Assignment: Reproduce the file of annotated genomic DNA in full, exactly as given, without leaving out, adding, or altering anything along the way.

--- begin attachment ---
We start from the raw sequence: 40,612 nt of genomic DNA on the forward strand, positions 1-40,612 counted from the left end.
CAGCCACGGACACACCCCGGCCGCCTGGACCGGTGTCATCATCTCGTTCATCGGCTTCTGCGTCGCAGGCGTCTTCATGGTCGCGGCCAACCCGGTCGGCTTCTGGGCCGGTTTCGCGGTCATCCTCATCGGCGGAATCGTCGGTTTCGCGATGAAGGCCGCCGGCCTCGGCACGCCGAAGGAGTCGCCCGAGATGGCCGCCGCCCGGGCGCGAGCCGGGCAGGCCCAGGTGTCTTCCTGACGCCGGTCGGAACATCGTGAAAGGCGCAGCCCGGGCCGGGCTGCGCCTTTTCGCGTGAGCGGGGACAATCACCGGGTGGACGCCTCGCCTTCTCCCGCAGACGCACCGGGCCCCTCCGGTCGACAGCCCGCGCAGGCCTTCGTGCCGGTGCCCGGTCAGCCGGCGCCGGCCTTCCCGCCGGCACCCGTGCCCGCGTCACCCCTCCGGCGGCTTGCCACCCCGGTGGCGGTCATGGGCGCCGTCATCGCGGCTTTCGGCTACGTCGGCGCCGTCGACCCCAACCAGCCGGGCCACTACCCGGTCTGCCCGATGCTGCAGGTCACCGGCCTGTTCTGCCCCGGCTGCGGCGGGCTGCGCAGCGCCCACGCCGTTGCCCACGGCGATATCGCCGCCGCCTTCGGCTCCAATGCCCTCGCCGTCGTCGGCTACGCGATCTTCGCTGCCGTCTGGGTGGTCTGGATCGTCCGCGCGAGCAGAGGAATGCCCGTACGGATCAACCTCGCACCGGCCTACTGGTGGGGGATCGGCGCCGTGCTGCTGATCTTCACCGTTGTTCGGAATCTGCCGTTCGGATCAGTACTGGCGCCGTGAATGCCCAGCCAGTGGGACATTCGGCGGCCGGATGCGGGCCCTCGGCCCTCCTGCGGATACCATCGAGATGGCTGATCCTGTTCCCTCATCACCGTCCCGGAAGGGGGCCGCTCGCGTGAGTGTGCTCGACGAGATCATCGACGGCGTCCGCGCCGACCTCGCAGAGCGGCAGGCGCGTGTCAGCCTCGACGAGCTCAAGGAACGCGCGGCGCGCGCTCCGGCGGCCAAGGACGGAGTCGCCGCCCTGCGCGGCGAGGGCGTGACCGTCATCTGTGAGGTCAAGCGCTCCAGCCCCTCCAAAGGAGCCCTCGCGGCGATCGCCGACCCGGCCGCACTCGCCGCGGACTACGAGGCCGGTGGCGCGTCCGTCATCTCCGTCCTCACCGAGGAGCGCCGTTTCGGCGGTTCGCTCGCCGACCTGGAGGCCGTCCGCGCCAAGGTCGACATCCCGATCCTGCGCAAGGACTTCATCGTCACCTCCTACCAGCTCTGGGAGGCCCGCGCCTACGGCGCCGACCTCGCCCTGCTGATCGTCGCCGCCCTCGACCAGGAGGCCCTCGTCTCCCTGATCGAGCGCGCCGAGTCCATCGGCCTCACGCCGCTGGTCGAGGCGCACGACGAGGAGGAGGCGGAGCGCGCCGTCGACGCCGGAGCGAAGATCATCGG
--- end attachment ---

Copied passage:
We start from the raw sequence: 40,612 nt of genomic DNA on the forward strand, positions 1-40,612 counted from the left end.
CAGCCACGGACACACCCCGGCCGCCTGGACCGGTGTCATCATCTCGTTCATCGGCTTCTGCGTCGCAGGCGTCTTCATGGTCGCGGCCAACCCGGTCGGCTTCTGGGCCGGTTTCGCGGTCATCCTCATCGGCGGAATCGTCGGTTTCGCGATGAAGGCCGCCGGCCTCGGCACGCCGAAGGAGTCGCCCGAGATGGCCGCCGCCCGGGCGCGAGCCGGGCAGGCCCAGGTGTCTTCCTGACGCCGGTCGGAACATCGTGAAAGGCGCAGCCCGGGCCGGGCTGCGCCTTTTCGCGTGAGCGGGGACAATCACCGGGTGGACGCCTCGCCTTCTCCCGCAGACGCACCGGGCCCCTCCGGTCGACAGCCCGCGCAGGCCTTCGTGCCGGTGCCCGGTCAGCCGGCGCCGGCCTTCCCGCCGGCACCCGTGCCCGCGTCACCCCTCCGGCGGCTTGCCACCCCGGTGGCGGTCATGGGCGCCGTCATCGCGGCTTTCGGCTACGTCGGCGCCGTCGACCCCAACCAGCCGGGCCACTACCCGGTCTGCCCGATGCTGCAGGTCACCGGCCTGTTCTGCCCCGGCTGCGGCGGGCTGCGCAGCGCCCACGCCGTTGCCCACGGCGATATCGCCGCCGCCTTCGGCTCCAATGCCCTCGCCGTCGTCGGCTACGCGATCTTCGCTGCCGTCTGGGTGGTCTGGATCGTCCGCGCGAGCAGAGGAATGCCCGTACGGATCAACCTCGCACCGGCCTACTGGTGGGGGATCGGCGCCGTGCTGCTGATCTTCACCGTTGTTCGGAATCTGCCGTTCGGATCAGTACTGGCGCCGTGAATGCCCAGCCAGTGGGACATTCGGCGGCCGGATGCGGGCCCTCGGCCCTCCTGCGGATACCATCGAGATGGCTGATCCTGTTCCCTCATCACCGTCCCGGAAGGGGGCCGCTCGCGTGAGTGTGCTCGACGAGATCATCGACGGCGTCCGCGCCGACCTCGCAGAGCGGCAGGCGCGTGTCAGCCTCGACGAGCTCAAGGAACGCGCGGCGCGCGCTCCGGCGGCCAAGGACGGAGTCGCCGCCCTGCGCGGCGAGGGCGTGACCGTCATCTGTGAGGTCAAGCGCTCCAGCCCCTCCAAAGGAGCCCTCGCGGCGATCGCCGACCCGGCCGCACTCGCCGCGGACTACGAGGCCGGTGGCGCGTCCGTCATCTCCGTCCTCACCGAGGAGCGCCGTTTCGGCGGTTCGCTCGCCGACCTGGAGGCCGTCCGCGCCAAGGTCGACATCCCGATCCTGCGCAAGGACTTCATCGTCACCTCCTACCAGCTCTGGGAGGCCCGCGCCTACGGCGCCGACCTCGCCCTGCTGATCGTCGCCGCCCTCGACCAGGAGGCCCTCGTCTCCCTGATCGAGCGCGCCGAGTCCATCGGCCTCACGCCGCTGGTCGAGGCGCACGACGAGGAGGAGGCGGAGCGCGCCGTCGACGCCGGAGCGAAGATCATCGG